A common misconception is that “data” is covered under a CGL or Professional Liability policy. In fact, this couldn’t be farther from the truth. Typically, CGL policies specifically exclude “data” from the policy coverage, because data is considered an “intangible” object. Also, Professional Liability policies are designed to protect professionals against liability incurred as a result of errors and omissions in performing professional services and not against data breaches.
A perfect example of this misconception occurred in 2011, when Sony PlayStation Network experienced a cyber attack that led to the theft of the data of 77 million users. The intrusion attacked their servers, during which time usernames, passwords, credit card details, security answers, purchase history and addresses were stolen.
Shortly after the breach, and $180M in damages later, Sony sued their CGL carrier, Zurich American Insurance and its insurance broker, demanding the carrier and/or insurance broker should be responsible for the costs incurred as a result of the breach. Zurich refused to pay because “data” was excluded under Sony’s CGL policy, and Sony needed a specific insurance policy to cover the damages from the attack. The insurance broker and the agency were sued because of the broker’s supposed “ignorance” in not providing Sony with the appropriate coverage to protect against a data breach. Too late, Sony realized the broker did not possess the apparent “expertise” they had been promised when contracting for the insurance. The result of the suit was that Sony was held responsible for the expenses.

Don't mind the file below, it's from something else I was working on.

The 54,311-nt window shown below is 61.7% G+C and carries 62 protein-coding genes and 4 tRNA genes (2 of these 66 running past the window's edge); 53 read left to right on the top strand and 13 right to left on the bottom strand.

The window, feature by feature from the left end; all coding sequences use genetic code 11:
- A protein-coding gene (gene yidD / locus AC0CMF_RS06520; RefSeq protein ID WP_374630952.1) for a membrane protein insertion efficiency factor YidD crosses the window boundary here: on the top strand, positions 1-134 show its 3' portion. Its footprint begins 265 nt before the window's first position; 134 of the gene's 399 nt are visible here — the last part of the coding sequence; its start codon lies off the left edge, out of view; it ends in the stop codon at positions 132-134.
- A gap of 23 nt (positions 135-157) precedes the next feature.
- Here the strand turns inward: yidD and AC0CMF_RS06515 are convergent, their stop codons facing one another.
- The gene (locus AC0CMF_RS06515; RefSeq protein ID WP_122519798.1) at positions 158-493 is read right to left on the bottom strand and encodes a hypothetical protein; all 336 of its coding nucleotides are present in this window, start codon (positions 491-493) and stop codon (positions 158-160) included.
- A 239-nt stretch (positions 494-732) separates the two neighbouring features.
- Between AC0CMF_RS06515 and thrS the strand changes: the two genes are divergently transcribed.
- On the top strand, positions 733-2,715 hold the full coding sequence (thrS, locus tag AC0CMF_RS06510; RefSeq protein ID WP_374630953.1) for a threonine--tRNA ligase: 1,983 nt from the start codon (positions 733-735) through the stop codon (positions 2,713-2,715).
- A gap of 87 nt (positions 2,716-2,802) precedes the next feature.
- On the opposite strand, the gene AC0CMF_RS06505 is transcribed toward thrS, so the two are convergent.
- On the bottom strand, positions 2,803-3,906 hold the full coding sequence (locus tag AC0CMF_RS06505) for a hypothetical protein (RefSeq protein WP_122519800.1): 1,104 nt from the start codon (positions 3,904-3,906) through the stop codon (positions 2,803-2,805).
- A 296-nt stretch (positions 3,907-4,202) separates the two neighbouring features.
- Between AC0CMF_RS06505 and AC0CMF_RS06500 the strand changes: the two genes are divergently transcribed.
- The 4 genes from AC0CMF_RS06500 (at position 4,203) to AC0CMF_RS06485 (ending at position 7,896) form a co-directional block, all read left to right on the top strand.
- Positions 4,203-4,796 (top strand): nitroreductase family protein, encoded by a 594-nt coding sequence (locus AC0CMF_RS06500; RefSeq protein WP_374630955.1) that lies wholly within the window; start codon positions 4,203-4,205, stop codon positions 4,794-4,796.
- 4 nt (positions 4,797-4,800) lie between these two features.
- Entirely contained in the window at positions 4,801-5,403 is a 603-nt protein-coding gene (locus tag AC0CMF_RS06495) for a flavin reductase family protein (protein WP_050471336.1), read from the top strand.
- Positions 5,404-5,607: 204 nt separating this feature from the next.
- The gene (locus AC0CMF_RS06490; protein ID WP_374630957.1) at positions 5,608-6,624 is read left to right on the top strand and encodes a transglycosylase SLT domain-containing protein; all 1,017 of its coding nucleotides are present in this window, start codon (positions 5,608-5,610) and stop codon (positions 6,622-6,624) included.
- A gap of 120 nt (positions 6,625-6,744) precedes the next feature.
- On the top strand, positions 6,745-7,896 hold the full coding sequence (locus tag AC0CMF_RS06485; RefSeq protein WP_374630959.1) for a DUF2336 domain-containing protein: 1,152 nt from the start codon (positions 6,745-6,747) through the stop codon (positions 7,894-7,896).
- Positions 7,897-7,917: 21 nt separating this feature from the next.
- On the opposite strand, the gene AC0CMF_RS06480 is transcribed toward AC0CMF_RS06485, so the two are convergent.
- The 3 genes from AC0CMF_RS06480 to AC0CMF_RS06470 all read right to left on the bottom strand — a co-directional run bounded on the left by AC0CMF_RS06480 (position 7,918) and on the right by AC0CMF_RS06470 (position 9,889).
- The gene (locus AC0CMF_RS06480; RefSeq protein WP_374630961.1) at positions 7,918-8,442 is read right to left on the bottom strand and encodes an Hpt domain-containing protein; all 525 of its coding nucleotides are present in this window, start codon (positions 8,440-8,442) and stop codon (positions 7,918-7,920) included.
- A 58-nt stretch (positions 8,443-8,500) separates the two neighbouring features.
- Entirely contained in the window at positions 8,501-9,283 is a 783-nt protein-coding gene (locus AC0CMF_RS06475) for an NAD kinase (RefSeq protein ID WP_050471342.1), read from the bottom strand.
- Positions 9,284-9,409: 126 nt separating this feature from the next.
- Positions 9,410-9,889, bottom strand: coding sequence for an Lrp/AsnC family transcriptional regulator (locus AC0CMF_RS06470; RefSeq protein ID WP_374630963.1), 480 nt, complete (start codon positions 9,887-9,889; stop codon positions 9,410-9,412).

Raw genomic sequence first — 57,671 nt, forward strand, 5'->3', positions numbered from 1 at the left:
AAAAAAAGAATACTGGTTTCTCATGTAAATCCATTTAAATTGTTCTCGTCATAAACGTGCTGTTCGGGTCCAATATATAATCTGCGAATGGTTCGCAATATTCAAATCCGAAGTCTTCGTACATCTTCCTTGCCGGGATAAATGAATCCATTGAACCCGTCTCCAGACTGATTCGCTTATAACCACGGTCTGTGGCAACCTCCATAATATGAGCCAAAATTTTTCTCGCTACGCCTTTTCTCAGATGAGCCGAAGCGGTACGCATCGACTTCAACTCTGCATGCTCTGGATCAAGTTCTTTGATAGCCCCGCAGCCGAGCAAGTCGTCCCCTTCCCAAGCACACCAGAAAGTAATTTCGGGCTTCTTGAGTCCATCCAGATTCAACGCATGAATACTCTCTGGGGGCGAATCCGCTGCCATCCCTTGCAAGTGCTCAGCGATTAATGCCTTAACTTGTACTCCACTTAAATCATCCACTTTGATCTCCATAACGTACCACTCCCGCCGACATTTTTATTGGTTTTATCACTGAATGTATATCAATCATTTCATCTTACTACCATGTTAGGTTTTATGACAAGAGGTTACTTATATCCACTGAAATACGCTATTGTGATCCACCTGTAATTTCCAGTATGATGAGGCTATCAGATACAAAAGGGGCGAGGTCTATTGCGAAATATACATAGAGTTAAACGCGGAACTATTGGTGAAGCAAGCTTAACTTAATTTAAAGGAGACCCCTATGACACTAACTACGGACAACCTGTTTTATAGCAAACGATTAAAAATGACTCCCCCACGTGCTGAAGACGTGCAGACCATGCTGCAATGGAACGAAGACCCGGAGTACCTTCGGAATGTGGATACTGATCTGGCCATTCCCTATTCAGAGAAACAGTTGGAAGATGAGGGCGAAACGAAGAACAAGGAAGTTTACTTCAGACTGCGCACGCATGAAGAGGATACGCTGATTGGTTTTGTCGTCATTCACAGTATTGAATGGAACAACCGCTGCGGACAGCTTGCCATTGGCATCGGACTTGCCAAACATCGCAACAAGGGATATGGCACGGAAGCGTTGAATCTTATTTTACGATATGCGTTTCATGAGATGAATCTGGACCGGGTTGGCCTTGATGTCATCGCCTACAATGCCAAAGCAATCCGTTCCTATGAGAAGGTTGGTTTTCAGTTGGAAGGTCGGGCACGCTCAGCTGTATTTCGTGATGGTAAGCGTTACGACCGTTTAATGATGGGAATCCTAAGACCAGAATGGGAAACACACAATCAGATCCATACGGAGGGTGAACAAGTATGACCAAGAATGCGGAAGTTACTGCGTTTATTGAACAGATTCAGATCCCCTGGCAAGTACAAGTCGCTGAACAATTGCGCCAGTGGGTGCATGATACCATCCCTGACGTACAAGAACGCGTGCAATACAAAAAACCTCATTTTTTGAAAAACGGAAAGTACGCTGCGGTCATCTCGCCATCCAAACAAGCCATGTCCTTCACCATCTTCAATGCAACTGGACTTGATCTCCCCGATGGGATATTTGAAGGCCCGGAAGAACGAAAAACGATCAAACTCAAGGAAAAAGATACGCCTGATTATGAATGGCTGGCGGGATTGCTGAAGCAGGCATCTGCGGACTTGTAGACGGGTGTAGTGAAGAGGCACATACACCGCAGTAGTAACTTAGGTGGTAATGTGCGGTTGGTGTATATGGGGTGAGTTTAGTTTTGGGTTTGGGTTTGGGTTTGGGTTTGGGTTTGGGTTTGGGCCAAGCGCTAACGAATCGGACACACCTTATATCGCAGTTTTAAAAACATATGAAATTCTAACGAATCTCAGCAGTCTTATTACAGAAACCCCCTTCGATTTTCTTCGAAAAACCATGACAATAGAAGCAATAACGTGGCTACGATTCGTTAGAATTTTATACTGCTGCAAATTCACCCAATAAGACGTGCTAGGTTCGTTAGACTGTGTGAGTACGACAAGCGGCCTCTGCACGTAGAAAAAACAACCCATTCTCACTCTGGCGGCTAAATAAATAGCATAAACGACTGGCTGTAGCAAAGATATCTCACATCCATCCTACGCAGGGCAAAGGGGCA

So, what’s the solution?
The solution is Cyber Liability insurance, which covers liabilities that arise out of unauthorized use of, or unauthorized access to, electronic data or software within your computer network or business. Cyber Liability insurance has been available since the early 1990s, and its popularity has spread due to the increasing numbers of breaches during the past few years. Cyber Liability insurance offers both first and third-party coverage, and it generally applies to damages claimed against your company as a result of errors or omissions you allegedly committed in creating, sending, receiving or storing electronic data. The types of losses, liabilities and lawsuits that Cyber Liability policies may cover include the following: